Finally, the Supreme Court can overrule itself. This is probably the simplest, if most unlikely, avenue. The most famous example of this is Brown v. Board of Education. This landmark case declared racial segregation unconstitutional in public schools. This case directly contradicts a case decided almost 60 years prior called Plessy v. Ferguson, which began the legal standard of "separate but equal" for segregation. But the Supreme Court doesn't change its mind often. The Brown v. Board decision was issued almost 60 years after Plessy.
Capital punishment has long been a debated topic in the U.S. Do you know both sides?
Capital punishment is a major moral question in the United States. Is the government justified in killing someone, even if they committed a terrible crime? Rick Halperin, the director of the Embrey Human Rights program at Southern Methodist University, discusses this and other ethical questions surrounding capital punishment. Halperin has done extensive research on the death penalty and is a recognized international authority on the subject.
Editor's note: This conversation has been edited for clarity and length.
Knowing and understanding how these cases affect your life is important to understanding your freedoms.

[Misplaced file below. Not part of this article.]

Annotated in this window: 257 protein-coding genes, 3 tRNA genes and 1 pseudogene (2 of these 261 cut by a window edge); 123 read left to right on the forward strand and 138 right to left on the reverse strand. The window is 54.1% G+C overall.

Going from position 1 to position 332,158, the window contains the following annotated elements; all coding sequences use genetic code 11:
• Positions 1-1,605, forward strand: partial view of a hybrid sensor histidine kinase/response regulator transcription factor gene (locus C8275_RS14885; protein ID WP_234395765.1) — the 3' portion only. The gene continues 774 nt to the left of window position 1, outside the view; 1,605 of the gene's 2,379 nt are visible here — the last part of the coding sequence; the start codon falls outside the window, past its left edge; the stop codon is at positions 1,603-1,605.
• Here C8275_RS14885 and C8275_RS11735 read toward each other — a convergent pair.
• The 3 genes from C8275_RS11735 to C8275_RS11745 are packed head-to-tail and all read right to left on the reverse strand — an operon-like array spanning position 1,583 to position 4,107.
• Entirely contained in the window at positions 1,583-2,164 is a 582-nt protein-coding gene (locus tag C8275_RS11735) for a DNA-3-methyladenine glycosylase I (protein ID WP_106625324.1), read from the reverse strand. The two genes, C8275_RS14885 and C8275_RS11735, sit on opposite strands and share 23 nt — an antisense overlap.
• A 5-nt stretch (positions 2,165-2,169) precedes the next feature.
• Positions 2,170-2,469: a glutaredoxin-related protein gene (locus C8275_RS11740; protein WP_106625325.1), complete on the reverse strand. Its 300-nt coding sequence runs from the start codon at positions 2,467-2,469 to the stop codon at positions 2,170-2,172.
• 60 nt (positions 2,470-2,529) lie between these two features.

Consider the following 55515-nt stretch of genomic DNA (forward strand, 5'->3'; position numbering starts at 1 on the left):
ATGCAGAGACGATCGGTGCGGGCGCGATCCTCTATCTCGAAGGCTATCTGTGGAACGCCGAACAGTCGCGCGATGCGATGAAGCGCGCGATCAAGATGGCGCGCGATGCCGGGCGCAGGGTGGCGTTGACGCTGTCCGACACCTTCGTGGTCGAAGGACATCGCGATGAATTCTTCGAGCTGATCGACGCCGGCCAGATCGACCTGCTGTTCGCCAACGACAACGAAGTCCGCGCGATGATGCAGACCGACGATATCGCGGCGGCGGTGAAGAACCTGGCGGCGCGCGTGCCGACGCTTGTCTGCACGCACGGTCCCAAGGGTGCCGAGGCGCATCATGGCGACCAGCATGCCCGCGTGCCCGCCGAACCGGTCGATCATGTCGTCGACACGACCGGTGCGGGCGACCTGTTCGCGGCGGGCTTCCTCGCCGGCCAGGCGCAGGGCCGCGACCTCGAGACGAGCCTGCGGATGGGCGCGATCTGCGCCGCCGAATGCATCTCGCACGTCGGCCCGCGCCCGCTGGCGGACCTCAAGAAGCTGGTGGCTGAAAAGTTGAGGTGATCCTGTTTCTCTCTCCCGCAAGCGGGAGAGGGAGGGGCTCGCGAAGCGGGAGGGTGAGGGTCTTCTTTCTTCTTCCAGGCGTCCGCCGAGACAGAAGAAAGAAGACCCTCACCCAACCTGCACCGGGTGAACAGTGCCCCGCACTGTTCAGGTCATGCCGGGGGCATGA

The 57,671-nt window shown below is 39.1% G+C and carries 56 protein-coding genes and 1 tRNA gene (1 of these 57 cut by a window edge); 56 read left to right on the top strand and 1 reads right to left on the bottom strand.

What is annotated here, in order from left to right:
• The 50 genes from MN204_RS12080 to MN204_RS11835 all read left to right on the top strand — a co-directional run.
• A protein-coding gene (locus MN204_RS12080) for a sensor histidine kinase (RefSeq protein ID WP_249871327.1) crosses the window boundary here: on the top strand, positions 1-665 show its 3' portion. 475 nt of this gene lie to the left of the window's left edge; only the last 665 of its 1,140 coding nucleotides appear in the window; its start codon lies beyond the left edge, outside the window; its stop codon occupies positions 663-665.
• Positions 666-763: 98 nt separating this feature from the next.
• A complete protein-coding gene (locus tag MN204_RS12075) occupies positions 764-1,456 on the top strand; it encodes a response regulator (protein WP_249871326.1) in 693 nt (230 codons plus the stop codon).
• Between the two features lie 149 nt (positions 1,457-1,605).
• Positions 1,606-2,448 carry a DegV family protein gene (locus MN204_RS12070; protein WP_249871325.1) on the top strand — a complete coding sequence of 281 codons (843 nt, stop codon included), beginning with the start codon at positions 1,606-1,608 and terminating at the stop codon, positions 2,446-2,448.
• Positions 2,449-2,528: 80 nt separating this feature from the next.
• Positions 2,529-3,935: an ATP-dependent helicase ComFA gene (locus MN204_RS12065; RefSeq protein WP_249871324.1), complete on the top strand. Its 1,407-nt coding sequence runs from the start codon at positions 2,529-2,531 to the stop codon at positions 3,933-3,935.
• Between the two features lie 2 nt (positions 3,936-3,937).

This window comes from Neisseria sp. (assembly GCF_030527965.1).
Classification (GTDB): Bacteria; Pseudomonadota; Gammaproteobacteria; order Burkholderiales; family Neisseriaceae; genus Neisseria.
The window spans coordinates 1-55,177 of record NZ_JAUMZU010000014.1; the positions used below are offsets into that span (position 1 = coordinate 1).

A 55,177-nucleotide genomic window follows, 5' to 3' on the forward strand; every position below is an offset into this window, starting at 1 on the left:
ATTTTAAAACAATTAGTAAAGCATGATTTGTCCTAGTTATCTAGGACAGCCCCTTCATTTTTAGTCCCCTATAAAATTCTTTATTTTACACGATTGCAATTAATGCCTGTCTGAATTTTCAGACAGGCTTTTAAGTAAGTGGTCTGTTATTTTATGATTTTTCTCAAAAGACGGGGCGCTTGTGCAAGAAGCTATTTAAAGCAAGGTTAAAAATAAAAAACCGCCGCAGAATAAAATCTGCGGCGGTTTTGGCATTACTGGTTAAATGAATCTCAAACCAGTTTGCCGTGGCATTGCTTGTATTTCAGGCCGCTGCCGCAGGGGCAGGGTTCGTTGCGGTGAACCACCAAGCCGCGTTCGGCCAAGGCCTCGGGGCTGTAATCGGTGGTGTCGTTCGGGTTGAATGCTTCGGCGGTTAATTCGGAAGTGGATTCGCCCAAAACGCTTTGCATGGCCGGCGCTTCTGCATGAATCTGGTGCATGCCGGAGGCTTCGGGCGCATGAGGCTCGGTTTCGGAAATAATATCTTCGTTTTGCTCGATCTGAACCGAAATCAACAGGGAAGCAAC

The Supreme Court hands down decisions every year, but not every one makes history. Here are four landmark cases to know:
1. Brown v. Board of Education (1954)
This decision ended segregation in public schools. Prior to this decision, "separate but equal" had been the law of the land. Meaning, segregation was legal as long as the education institutions were on equal footing. However, in Brown v. Board, the Supreme Court overturned its past precedent in saying, "Separate educational facilities are inherently unequal." Now, segregation of schools by race is unconstitutional.
Musings: From two perspectives of tech conglomerate fines, antitrust laws, and the tech world as a whole
Lauren: The EU has given Google a $2.7 billion fine due to alleged antitrust violations. According to EU antitrust regulators, the internet giant is a monopoly. And so Google now has to prove that it has rivals that had made substantial inroads to its businesses, including specialized search categories, mobile phones, and online ad buying. This fine and punishment could also set a precedent for other tech giants. Seems like they're not as unstoppable as many have believed.
With Trump as president, the term 'impeachment' is always thrown around, but what does it mean?
Discussion of the possible impeachment of President Donald Trump has been following news regarding his administration and business practices for several months. Most recently, a Democratic congressman has announced plans to file articles of impeachment in the House of Representatives. However, not many people truly understand what impeachment means and how it really works. Impeachment is a process laid out in the Constitution as a check on presidential power, but it has only really been put to use twice in all of American history.
Is there truth behind going green and can it really help save the planet?
So many campaigns want you to recycle, avoid creating trash and reduce your carbon footprint. There are many, many tips online to living a green lifestyle. And many people are attempting to reduce waste and conserve energy — but is this enough to really make an impact?